talking drum


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talking drum

n.
A small West African drum, played with a curved stick and having a membrane stretched over one end or both ends of a narrow-waisted wooden frame by cords whose tension can be manually altered to vary the drum's tonality as it is played. Also called dundun.
American Heritage® Dictionary of the English Language, Fifth Edition. Copyright © 2016 by Houghton Mifflin Harcourt Publishing Company. Published by Houghton Mifflin Harcourt Publishing Company. All rights reserved.
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Lady drummer, Ayanfola and her 15-person ensemble, serenaded the audience with delightful tunes from the talking drum (gangan).
The presence of speech surrogates, such as the talking drum (dimduri), indicate that language and music have long had a close relationship in Yoruba-speaking areas.
Started in 1976 by Carol Seajay (co-founder of Old Wives' Tales bookstore in San Francisco), the publication served as a treasured "talking drum" as economics, technology and sociocultural shifts forced feminist bookstore owners to develop strategies to remain profitable and politically relevant.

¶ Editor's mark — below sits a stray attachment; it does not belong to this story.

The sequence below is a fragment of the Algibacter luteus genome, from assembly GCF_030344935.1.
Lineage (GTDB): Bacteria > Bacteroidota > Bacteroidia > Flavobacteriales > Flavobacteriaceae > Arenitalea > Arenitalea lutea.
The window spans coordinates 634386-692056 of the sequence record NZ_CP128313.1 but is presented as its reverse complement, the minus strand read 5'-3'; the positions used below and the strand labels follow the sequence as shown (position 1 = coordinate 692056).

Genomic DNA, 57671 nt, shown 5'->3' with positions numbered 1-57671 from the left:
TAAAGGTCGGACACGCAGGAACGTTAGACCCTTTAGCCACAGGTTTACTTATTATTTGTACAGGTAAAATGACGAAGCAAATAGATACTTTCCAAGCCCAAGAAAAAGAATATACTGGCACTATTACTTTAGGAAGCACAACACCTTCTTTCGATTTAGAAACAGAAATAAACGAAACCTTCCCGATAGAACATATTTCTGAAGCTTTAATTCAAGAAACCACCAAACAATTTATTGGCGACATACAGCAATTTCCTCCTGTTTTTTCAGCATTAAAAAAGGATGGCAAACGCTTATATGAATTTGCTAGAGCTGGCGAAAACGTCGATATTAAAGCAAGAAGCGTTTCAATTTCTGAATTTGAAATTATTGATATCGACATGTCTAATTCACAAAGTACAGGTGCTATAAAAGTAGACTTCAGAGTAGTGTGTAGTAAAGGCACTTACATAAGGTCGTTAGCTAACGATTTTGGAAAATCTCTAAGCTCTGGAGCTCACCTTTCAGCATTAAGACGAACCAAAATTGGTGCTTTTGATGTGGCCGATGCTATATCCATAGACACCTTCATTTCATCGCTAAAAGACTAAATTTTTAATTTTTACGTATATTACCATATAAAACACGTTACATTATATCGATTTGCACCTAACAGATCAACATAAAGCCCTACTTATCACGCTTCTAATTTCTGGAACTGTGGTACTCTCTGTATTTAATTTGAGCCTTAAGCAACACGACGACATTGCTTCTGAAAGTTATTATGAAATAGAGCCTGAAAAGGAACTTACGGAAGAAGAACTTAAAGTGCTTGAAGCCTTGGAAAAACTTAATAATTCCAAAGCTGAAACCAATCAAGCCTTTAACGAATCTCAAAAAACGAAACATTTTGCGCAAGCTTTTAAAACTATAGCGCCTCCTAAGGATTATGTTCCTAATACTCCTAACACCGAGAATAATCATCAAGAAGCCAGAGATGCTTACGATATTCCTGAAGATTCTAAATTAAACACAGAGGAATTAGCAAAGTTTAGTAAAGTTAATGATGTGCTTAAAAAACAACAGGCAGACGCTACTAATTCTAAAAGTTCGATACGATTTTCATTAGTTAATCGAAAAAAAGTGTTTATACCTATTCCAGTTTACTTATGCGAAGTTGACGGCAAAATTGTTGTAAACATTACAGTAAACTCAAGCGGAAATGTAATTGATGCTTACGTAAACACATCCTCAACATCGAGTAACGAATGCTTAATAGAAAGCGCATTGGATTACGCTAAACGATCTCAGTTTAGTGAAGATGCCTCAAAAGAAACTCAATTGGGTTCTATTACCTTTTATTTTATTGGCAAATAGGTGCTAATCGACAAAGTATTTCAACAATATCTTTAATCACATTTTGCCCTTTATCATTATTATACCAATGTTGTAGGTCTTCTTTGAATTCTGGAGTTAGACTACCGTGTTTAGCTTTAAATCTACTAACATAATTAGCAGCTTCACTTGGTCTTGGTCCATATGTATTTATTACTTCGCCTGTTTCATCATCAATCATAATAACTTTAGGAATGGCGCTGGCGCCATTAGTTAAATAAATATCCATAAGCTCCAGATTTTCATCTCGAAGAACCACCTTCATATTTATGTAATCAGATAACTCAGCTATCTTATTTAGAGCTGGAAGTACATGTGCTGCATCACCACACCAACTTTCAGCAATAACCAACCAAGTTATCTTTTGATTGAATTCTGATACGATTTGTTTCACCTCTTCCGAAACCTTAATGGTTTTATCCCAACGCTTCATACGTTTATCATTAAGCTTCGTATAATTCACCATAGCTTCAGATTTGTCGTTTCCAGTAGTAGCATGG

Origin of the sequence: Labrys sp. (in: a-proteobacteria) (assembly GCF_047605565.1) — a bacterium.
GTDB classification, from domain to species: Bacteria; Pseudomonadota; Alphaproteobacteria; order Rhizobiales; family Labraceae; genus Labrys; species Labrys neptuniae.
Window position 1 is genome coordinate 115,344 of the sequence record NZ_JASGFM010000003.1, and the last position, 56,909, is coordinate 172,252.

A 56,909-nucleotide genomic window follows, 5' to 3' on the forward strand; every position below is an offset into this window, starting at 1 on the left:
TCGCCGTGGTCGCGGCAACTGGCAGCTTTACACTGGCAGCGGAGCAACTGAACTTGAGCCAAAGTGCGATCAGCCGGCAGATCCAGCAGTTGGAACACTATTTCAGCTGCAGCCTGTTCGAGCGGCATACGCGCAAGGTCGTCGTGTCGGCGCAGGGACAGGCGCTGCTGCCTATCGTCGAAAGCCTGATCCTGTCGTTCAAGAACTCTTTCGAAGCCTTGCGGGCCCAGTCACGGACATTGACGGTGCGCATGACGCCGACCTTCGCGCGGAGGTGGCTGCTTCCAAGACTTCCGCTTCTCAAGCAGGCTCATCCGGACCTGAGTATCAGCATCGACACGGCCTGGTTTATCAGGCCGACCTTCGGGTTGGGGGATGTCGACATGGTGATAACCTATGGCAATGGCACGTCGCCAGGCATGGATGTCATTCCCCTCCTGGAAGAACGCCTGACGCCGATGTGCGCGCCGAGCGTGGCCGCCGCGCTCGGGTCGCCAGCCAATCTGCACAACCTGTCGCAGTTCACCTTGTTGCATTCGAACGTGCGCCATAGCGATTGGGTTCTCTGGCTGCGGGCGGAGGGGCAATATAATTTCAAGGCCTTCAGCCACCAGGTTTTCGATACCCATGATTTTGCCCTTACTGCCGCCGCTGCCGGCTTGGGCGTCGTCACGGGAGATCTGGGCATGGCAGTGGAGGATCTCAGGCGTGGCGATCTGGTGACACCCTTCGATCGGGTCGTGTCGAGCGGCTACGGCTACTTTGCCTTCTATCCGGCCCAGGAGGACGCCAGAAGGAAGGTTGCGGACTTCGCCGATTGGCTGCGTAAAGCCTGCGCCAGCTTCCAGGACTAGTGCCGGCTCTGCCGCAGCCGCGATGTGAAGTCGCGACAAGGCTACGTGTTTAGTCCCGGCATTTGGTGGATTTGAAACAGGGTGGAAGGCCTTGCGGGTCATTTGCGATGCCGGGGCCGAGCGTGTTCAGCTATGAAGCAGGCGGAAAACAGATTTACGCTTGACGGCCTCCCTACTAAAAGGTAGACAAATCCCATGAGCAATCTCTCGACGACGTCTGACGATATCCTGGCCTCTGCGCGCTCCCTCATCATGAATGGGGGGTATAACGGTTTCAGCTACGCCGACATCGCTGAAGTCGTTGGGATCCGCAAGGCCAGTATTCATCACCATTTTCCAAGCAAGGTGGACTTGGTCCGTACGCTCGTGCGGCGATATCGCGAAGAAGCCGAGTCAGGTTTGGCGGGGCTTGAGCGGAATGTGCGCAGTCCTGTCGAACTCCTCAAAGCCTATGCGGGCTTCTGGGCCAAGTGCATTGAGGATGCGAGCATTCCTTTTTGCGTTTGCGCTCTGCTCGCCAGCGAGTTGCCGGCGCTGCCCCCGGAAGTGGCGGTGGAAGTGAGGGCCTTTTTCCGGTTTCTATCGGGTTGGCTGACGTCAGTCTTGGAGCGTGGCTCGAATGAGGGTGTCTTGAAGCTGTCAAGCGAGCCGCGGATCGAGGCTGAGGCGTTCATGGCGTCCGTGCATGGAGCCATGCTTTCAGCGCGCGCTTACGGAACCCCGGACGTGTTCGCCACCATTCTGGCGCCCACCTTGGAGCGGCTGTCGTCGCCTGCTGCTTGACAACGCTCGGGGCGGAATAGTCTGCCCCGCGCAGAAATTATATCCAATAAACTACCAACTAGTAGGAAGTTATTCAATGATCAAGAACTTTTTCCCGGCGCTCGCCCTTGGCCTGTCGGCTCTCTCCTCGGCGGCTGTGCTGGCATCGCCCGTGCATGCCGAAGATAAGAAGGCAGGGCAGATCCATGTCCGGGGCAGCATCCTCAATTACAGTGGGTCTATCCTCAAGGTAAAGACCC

The Akarima literally means the one who beats the drum and according to Locke (2002) he plays the timpana drum also called the talking drum (see Figure.
They specialized in the Talking drum, Bata drums as well as other Yoruba drums.
Besides the balafon, other instruments played include acoustic guitar, tama (talking drum), djembe/banjo electric bass guitar.
The last stage of the construction is when the membrane is tendered, to achieve the three main tones of the talking drum. This is done by placing the drum in the sun and by beating the membrane without manipulating the thongs, in order to generate the high, medium and low tones.
"We have the talking drum which is used to pass a message.
Musa also assisted the children to play the various African drums including the Talking Drum, Lamba, Bombom and Kungu.
The term 'talking drum' is usually given to an hourglass-shaped instrument played with a bent stick.
The author begins his history with the African Talking Drum to return the reader to a time even before the creation of writing.
Drum player Ayan De First said: "It was his first time to have the opportunity to play the talking drum, and I think he loved it.